KING VIDOR – 1988
Interviewed by Nancy Dowd and David Shepard
King Wallis Vidor, 1894-1982
King Vidor died peacefully at his ranch in Paso Robles on November 1, 1982, As his family subsequently gathered his belongings from various homes and storerooms, it became clear that he had preserved an amazing collection of personal and professional papers. One small trunk became the basis for Sidney Kirkpatrick’s best-selling book A Cast of Killers (1986), and the entire collection was subsequently donated to the University of Southern California where it is available to researchers . Other collections of Vidor papers may be found at the UCLA Research Library and at Brigham Young University in Provo, Utah. The volume of material is daunting , but would make possible a definitive biography of a pioneer film artist who was also a beautiful and extraordinary human being.
In a Griffith picture Lillian Gish would put her finger against herself and that would mean, “You mean me?” When somebody in a Sennett comedy pointed upstairs, that meant, “My husband’s upstairs,” or “My wife’s upstairs.” So, if Lillian Gish or Griffith would do some gesture that would come through as having the same meaning as a sentence or paragraph, everybody else would pick it up. As director, I would also pick these up. You never knew exactly what gesture you were going to use to express something. I’m puzzled today, wondering how Gloria Swanson and Garbo and all of those people earned such tremendous salaries when they couldn’t speak. Well, they had certain ways of doing things, certain expressions and gestures. In today’s world of underacting, it all looks quite humorous.
VIDOR: We had music on the set. I discovered if you wanted actors to work fast, you would let the music play fast, and if you wanted them to slow down, you slowed the music down. My biggest influence in music came from Griffith because I saw the Griffith films in downtown Los Angeles with the big symphony orchestra. Griffith worked on different themes for different characters in a picture. I was impressed with Hearts of the World , how Lillian Gish’s theme was from an opera. He used Brahms’ Lullaby in another picture. It helped my growing impression of music in silent films. I wasn’t into the use of the metronome until I made a picture called Three Wise Fools.
DOWD: How did it feel to see the dying scene, after all these years of not having seen the picture?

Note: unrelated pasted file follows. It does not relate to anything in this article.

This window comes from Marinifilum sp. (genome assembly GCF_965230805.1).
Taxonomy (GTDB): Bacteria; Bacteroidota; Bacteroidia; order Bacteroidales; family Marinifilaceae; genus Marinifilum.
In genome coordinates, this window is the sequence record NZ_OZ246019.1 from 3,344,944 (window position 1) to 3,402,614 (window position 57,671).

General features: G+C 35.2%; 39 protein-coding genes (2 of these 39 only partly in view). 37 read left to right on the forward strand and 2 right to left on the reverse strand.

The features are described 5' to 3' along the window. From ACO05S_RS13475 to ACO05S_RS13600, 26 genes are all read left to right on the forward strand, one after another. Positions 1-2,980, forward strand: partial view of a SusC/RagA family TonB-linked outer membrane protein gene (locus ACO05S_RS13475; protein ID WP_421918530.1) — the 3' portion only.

VIDOR: I thought it looked absolutely convincing. She looked really dead. There is no movement of breath, her eyes, or her mouth. I have never seen a picture of somebody looking dead right away, but her performance sure convinced me.
DOWD: Did you do that in one take?
VIDOR: Yes, we did. In the earlier part of the film her face is round and healthy, and during the course of the story she gets progressively long and thin, with her cheeks sunken. In preparation Lillian Gish stuffed cotton in her mouth, and did not drink any liquids for three days before we shot that scene. It looks absolutely astounding. This was also some hypnotic influence she had over her body. When it came time for her to die, she threw herself into the dying so much that it’s about as close to dying as you can get without actually doing it.
You can’t take someone playing a gentle, sweet part like Lillian Gish and throw her into the part of a prostitute and make it convincing. It just doesn’t work, no matter how good the actors or actresses are. It takes more than just acting. It takes a certain quality that comes from the screen.
VIDOR: We ran Gone With the Wind and looked at the area around the big house, Tara. We planned it so that all of the big backgrounds would be in the opening scene. That was what set the atmosphere as they approach the house, where Joseph Cotten goes to meet Jennifer Jones and she gets out of the stagecoach. We would explain what had happened and the fact that she was reluctant to talk about it when she first meets Barrymore and Lillian Gish. My plan was to explain the story up to Jennifer’s arrival with dialogue while we were looking at this tremendous ranch and all of the land that went with it. Later on David wanted to blow up the picture to a bigger size. He wanted to open with a big splash, open with the Mexican dance hall, which I felt was very unreal. It may look fine now, but at the time I didn’t want to do it.
Getting back to the whole second unit director problem, there was just no reason for me to take time out and shoot a simple scene like that when I had people like Lillian Gish and Lionel Barrymore waiting to do their scenes. Just to have them sitting around would have cost the company a lot of money. I was grateful to have Otto working with me.
DOWD: Isn’t there a famous story about D.W. Griffith corning out to visit you on the set? Where did that happen?
VIDOR: That was in Culver City at the studio. I imagine Lillian Gish was in touch with him over the years, and she asked me if it would be all right for him to come out and watch us on the set one day. Barrymore, who had been a Griffith star, was also excited about it. I was pleased because at one time I had worked for him as an extra. I had never met him before, and I certainly didn’t know him personally.
DOWD: What was it like to direct Lillian Gish again after you had directed her twenty-six years before?
VIDOR: It was a difference of her playing a teenage seamstress in the first film, and a grandmother in the second film. I suppose we had kept in touch. Ever since La Boheme we had remained good friends. She is a marvelous old pro, always on the job. She knew what she was doing, and she gave it everything she had. I can think of nothing but joyful things when I recall our work together.